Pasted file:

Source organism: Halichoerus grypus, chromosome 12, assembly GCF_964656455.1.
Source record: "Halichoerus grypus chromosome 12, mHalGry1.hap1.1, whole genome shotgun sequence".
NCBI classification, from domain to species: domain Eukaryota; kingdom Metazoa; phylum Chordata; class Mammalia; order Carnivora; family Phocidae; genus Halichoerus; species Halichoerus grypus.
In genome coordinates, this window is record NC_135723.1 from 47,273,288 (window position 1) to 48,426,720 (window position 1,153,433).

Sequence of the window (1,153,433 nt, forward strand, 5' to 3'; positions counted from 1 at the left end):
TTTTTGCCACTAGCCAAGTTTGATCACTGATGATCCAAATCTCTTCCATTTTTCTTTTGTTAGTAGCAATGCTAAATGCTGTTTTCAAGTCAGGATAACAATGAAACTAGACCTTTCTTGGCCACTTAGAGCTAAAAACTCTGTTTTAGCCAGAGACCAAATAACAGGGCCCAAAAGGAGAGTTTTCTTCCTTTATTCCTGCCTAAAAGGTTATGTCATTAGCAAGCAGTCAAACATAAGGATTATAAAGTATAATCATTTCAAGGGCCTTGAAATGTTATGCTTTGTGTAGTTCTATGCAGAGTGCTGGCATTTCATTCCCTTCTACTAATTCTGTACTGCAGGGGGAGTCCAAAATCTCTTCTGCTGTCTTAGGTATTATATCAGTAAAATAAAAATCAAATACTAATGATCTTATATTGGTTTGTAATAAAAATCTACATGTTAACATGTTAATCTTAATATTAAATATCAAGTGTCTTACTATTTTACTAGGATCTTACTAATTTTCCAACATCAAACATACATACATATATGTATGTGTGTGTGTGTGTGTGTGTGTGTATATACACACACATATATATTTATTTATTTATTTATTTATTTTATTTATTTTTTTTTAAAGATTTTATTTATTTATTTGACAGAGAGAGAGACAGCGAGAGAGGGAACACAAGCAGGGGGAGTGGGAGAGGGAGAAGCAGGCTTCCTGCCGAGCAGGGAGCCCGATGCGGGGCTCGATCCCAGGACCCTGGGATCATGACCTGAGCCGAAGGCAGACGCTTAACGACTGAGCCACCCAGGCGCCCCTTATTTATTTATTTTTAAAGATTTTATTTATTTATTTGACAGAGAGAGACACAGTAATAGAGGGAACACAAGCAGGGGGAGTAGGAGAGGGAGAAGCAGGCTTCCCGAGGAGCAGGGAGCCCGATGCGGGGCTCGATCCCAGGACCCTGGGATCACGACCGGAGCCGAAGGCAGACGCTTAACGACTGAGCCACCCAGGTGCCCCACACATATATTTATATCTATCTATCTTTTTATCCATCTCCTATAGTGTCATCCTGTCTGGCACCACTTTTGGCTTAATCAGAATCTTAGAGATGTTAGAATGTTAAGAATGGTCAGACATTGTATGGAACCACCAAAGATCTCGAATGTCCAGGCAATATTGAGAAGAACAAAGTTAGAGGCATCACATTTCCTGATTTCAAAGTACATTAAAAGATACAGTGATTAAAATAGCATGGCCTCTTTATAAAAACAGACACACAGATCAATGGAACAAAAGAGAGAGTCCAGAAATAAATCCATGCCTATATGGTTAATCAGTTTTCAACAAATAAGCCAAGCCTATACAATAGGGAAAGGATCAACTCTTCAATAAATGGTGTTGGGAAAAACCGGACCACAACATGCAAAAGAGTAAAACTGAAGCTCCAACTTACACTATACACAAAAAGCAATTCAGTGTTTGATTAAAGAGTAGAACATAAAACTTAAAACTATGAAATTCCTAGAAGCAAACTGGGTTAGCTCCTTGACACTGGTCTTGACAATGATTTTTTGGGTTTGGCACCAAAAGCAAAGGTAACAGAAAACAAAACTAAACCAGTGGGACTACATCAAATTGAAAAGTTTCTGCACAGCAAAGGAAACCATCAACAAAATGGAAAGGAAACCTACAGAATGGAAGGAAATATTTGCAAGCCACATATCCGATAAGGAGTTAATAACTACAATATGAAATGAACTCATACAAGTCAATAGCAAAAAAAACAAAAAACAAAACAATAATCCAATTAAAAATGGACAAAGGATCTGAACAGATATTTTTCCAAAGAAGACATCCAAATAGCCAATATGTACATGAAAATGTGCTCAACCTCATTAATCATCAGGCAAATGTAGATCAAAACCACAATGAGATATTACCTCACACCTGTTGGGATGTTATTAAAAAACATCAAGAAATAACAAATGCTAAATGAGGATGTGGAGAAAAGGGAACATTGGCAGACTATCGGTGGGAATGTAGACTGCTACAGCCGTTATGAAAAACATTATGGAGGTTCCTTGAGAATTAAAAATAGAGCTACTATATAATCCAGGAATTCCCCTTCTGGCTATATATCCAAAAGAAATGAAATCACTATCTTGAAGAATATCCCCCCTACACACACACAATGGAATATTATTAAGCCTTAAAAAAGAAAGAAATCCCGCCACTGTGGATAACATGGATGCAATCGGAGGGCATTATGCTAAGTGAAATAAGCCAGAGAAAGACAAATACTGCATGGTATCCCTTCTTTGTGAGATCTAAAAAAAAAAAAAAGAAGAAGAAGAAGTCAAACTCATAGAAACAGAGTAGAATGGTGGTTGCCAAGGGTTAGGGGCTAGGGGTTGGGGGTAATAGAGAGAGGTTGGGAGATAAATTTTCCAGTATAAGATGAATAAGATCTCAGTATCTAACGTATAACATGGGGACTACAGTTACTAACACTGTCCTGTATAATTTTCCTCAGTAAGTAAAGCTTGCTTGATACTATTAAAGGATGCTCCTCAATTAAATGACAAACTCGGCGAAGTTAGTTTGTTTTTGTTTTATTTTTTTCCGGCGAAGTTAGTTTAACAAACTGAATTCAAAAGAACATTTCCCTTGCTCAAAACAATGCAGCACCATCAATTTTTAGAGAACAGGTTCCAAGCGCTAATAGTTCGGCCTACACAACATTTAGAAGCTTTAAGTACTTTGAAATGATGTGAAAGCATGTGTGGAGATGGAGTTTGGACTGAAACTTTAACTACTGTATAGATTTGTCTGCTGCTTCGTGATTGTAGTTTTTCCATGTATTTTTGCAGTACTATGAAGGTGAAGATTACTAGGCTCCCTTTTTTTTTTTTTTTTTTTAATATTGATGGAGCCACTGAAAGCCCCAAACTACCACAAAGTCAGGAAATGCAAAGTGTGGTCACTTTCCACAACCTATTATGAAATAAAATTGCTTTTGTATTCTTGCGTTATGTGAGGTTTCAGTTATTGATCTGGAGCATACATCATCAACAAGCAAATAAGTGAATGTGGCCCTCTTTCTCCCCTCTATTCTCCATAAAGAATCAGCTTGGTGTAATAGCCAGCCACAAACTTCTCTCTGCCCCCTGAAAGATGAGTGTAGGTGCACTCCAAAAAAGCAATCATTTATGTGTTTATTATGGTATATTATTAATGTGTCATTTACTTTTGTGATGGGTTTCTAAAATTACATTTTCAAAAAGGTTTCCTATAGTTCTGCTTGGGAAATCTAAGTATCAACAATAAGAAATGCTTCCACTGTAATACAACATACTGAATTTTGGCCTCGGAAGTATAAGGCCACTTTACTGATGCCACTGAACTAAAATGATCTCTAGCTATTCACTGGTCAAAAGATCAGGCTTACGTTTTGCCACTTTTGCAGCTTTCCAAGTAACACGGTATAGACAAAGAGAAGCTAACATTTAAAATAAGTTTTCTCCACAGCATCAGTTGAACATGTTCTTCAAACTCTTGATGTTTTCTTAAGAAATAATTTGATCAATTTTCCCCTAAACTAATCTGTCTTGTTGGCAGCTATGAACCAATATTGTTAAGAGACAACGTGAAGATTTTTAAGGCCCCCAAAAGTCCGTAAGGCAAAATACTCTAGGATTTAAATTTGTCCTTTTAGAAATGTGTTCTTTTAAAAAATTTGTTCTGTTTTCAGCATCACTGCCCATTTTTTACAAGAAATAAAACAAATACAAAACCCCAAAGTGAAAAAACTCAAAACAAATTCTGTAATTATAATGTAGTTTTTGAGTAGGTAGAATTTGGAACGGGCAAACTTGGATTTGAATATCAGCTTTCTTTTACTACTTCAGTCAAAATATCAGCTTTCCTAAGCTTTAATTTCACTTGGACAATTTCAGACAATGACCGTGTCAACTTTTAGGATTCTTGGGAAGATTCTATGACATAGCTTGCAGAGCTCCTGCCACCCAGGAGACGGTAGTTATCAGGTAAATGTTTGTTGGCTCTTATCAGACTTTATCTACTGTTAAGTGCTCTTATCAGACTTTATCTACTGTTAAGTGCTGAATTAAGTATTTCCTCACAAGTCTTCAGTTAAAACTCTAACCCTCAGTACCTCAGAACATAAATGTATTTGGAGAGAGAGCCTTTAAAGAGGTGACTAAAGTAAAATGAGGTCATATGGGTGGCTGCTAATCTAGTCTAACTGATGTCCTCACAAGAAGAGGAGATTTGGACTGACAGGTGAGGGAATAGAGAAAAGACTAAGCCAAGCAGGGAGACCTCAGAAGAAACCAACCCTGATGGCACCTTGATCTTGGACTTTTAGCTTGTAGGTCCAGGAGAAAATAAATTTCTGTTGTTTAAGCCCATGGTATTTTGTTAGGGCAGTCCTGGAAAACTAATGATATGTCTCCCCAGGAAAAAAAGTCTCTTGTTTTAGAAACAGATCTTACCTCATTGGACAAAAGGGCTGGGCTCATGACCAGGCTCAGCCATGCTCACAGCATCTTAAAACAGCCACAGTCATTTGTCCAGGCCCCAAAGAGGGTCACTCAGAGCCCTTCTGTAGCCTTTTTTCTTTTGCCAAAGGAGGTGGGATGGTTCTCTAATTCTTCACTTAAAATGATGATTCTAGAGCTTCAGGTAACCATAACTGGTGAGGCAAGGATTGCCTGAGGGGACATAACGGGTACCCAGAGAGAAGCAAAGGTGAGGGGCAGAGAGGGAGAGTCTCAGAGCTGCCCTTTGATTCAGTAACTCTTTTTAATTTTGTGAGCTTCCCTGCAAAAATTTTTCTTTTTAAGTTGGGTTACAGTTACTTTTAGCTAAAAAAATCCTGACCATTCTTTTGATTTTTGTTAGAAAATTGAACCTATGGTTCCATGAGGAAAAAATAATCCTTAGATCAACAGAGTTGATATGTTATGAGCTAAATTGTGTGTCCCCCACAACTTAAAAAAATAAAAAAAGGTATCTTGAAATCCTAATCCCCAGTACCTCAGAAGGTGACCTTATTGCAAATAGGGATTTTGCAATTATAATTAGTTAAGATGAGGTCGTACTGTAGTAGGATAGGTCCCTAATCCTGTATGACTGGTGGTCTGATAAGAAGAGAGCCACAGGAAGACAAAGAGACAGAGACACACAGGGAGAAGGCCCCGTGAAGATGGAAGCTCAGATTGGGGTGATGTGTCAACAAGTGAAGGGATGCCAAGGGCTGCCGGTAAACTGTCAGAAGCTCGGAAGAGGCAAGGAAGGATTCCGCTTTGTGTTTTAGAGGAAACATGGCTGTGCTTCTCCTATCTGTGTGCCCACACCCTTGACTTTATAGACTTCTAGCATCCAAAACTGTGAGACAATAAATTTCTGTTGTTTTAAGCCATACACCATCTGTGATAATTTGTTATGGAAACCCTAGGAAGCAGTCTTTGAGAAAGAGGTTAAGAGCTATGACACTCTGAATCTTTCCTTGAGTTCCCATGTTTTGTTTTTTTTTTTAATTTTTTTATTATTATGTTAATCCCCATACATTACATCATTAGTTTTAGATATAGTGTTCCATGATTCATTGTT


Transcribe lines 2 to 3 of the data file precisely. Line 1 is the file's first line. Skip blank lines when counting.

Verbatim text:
Source record: "Halichoerus grypus chromosome 12, mHalGry1.hap1.1, whole genome shotgun sequence".
NCBI classification, from domain to species: domain Eukaryota; kingdom Metazoa; phylum Chordata; class Mammalia; order Carnivora; family Phocidae; genus Halichoerus; species Halichoerus grypus.